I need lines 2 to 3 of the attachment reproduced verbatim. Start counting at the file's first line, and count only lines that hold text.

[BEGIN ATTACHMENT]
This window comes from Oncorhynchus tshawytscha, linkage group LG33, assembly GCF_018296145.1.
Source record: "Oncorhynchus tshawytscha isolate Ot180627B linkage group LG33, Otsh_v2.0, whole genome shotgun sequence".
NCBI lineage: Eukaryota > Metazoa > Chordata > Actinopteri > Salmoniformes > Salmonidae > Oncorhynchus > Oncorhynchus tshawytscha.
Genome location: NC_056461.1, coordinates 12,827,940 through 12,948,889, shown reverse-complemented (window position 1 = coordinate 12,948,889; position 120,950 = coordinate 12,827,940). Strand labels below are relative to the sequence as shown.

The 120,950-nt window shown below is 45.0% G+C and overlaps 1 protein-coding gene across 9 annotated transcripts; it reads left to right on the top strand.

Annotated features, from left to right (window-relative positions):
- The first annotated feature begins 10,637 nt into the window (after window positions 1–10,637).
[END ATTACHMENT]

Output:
Source record: "Oncorhynchus tshawytscha isolate Ot180627B linkage group LG33, Otsh_v2.0, whole genome shotgun sequence".
NCBI lineage: Eukaryota > Metazoa > Chordata > Actinopteri > Salmoniformes > Salmonidae > Oncorhynchus > Oncorhynchus tshawytscha.